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Sony MDR-XB50BS review: An affordable wireless sports headphone that fits well and sounds decent

It may not be the best-looking Bluetooth sports headphone, but the XB50BS is decent value at its relatively modest price.

David Carnoy
David Carnoy Executive Editor / Reviews
Executive Editor David Carnoy has been a leading member of CNET's Reviews team since 2000. He covers the gamut of gadgets and is a notable reviewer of mobile accessories and portable audio products, including headphones and speakers. He's also an e-reader and e-publishing expert as well as the author of the novels Knife Music, The Big Exit and Lucidity. All the titles are available as Kindle, iBooks, Nook e-books and audiobooks.
Expertise Mobile accessories and portable audio, including headphones, earbuds and speakers Credentials Maggie Award for Best Regularly Featured Web Column/Consumer
3 min read

Sony's new MDR-XB50BS Extra Bass Sports Wireless in-ear headphone is worth considering for a few reasons: Not only is it relatively inexpensive at around $60 online (£60 or AU$130), but just as importantly it fits well and sounds good, particularly if you listen to bass-heavy music.

The Good

The Sony MDR-XB50BS is affordably priced, sweat-resistant, sounds decent and fits well (it's easy to get a tight seal). Battery life is good at 8.5 hours and the headphone has strong bass performance.

The Bad

Not the greatest-looking wireless sports headphone; performed only OK as a headset; no protective case.

The Bottom Line

It's got some small downsides, but the reasonably priced Sony MDR-XB50BS is a step up in sound from a lot of inexpensive wireless sports headphones.

A bit clunky-looking, it isn't the smallest in-ear wireless headphone, with a footprint around the size of the Beats Powerbeats3 Wireless (which is, in turn, three times more expensive). However, it's fairly lightweight, and fit me better than the Powerbeats3, though the Powerbeats3' ear hooks are beneficial in keeping the earphones on your ears.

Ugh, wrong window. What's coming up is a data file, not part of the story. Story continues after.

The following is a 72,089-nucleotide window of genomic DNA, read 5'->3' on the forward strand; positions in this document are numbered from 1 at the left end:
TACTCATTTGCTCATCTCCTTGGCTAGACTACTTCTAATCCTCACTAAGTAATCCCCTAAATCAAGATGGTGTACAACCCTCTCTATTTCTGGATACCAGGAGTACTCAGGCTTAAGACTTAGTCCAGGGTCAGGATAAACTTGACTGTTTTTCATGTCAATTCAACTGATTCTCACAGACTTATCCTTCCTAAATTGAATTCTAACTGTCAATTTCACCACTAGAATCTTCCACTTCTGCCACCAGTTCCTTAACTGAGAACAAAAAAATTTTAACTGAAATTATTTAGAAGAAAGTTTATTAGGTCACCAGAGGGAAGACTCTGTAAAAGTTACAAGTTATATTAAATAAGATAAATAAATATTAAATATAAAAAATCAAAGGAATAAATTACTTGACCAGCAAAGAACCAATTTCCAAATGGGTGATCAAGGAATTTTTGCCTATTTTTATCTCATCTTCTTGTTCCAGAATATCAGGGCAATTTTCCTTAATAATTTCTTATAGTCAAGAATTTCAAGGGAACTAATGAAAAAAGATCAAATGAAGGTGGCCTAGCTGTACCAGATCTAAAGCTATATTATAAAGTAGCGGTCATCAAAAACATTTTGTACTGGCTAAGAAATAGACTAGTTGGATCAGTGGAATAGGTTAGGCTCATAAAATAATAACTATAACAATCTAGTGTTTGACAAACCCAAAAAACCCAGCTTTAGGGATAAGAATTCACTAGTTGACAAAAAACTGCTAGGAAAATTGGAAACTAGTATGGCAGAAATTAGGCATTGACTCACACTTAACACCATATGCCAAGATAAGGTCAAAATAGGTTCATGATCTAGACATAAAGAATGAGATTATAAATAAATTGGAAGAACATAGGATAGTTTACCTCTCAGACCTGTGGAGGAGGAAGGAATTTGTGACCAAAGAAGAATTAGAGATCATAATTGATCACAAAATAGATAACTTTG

The MDR-XB50BS comes with a few different size fins and eartips, and I was able to get a nice tight seal with the large size of both, and that seal was crucial for maximizing bass performance. This is a noise-isolating headphone and it does passively muffle ambient noise pretty well, so you won't be able to hear traffic while you're running if you're playing your music even at moderate volume levels.

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The headphones come with three different sizes of eartips and sport fins.

Sarah Tew/CNET

Speaking of running with these earphones: While I got a snug fit and the headphones stayed in my ears just fine walking around New York City and while lifting weights at the gym, I did notice a little bit of slippage when I ran with them. For me anyway, the fin wasn't locked in my ear quite as well as I thought it was. To be clear, everybody's ears are shaped differently, and these may lock very well in your ears. But I'm just passing along my experience, which left me with some doubts about whether they'd be the perfect fit for runners.

Battery life is rated at 8.5 hours, which is decent, and the headphone is water-resistant but not waterproof. I can't say they seem like the sturdiest headphones in the world, but they do only cost $60.

There's a built-in microphone along with volume and track skipping controls and the earpieces. The call quality was OK, not great, and this will perform better as a headset in quiet environments, not, say the noisy streets of New York.

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Close up the earphone, with volume and track-skipping controls.

Sarah Tew/CNET

From a sound-quality standpoint, they don't call these Extra Bass Wireless in-ear headphones for nothing. As I said, they put out a lot of bass and it's pretty decent bass that's got some punch to it and just manages to avoid entering boomy territory.

These aren't the cleanest or most detailed headphones, but they do sound particularly good when you're listening to electronic or hip-hop music, and they maintained a mostly hiccup-free wireless connection.

You can get cheaper in-ear wireless sports headphones than this. Usually, they're from no-name companies and they work acceptably for a lot of people. The Sony MDR-XB50BS is a step up from a lot of those models, but it's not as good as Jaybird's X3, which costs around twice as much. Sony also offers the new XB70BT neckband wireless models for a bit more than the XB50, too.

As I said, for the price it's a decent deal. And if I didn't have that little bit of slippage when I was running I'd rate it even higher.



Score Breakdown

Design 7Features 7Sound 7Value 8
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